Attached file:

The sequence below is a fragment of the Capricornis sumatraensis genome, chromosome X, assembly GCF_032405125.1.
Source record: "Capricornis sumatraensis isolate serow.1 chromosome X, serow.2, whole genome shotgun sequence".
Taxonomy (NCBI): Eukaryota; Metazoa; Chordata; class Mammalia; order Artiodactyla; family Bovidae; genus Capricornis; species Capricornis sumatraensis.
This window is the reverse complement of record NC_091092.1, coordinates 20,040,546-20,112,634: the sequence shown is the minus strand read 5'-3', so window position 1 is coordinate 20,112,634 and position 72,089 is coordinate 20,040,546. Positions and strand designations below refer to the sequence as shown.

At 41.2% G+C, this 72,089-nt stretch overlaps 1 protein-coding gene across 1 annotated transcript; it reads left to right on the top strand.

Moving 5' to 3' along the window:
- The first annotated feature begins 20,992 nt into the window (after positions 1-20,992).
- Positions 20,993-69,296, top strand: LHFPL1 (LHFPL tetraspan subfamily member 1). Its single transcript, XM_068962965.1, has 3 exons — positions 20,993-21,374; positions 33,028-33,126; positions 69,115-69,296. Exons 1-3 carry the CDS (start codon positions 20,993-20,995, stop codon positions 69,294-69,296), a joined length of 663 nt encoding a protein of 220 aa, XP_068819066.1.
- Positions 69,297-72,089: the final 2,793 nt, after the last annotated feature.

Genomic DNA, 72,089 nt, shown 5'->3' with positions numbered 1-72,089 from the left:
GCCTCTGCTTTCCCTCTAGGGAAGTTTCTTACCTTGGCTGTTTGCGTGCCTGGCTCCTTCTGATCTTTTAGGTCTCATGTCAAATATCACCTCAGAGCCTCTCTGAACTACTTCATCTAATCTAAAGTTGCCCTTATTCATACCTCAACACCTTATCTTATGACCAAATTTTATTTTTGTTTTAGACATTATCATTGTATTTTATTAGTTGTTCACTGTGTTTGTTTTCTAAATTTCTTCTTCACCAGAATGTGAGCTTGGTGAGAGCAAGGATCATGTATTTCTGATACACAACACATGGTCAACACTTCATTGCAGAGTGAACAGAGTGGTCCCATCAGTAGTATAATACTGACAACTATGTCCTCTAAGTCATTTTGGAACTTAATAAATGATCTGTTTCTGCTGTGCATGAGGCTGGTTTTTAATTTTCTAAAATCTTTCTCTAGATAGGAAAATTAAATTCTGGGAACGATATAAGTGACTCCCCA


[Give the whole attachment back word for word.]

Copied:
The sequence below is a fragment of the Capricornis sumatraensis genome, chromosome X, assembly GCF_032405125.1.
Source record: "Capricornis sumatraensis isolate serow.1 chromosome X, serow.2, whole genome shotgun sequence".
Taxonomy (NCBI): Eukaryota; Metazoa; Chordata; class Mammalia; order Artiodactyla; family Bovidae; genus Capricornis; species Capricornis sumatraensis.
This window is the reverse complement of record NC_091092.1, coordinates 20,040,546-20,112,634: the sequence shown is the minus strand read 5'-3', so window position 1 is coordinate 20,112,634 and position 72,089 is coordinate 20,040,546. Positions and strand designations below refer to the sequence as shown.

At 41.2% G+C, this 72,089-nt stretch overlaps 1 protein-coding gene across 1 annotated transcript; it reads left to right on the top strand.

Moving 5' to 3' along the window:
- The first annotated feature begins 20,992 nt into the window (after positions 1-20,992).
- Positions 20,993-69,296, top strand: LHFPL1 (LHFPL tetraspan subfamily member 1). Its single transcript, XM_068962965.1, has 3 exons — positions 20,993-21,374; positions 33,028-33,126; positions 69,115-69,296. Exons 1-3 carry the CDS (start codon positions 20,993-20,995, stop codon positions 69,294-69,296), a joined length of 663 nt encoding a protein of 220 aa, XP_068819066.1.
- Positions 69,297-72,089: the final 2,793 nt, after the last annotated feature.

Genomic DNA, 72,089 nt, shown 5'->3' with positions numbered 1-72,089 from the left:
GCCTCTGCTTTCCCTCTAGGGAAGTTTCTTACCTTGGCTGTTTGCGTGCCTGGCTCCTTCTGATCTTTTAGGTCTCATGTCAAATATCACCTCAGAGCCTCTCTGAACTACTTCATCTAATCTAAAGTTGCCCTTATTCATACCTCAACACCTTATCTTATGACCAAATTTTATTTTTGTTTTAGACATTATCATTGTATTTTATTAGTTGTTCACTGTGTTTGTTTTCTAAATTTCTTCTTCACCAGAATGTGAGCTTGGTGAGAGCAAGGATCATGTATTTCTGATACACAACACATGGTCAACACTTCATTGCAGAGTGAACAGAGTGGTCCCATCAGTAGTATAATACTGACAACTATGTCCTCTAAGTCATTTTGGAACTTAATAAATGATCTGTTTCTGCTGTGCATGAGGCTGGTTTTTAATTTTCTAAAATCTTTCTCTAGATAGGAAAATTAAATTCTGGGAACGATATAAGTGACTCCCCA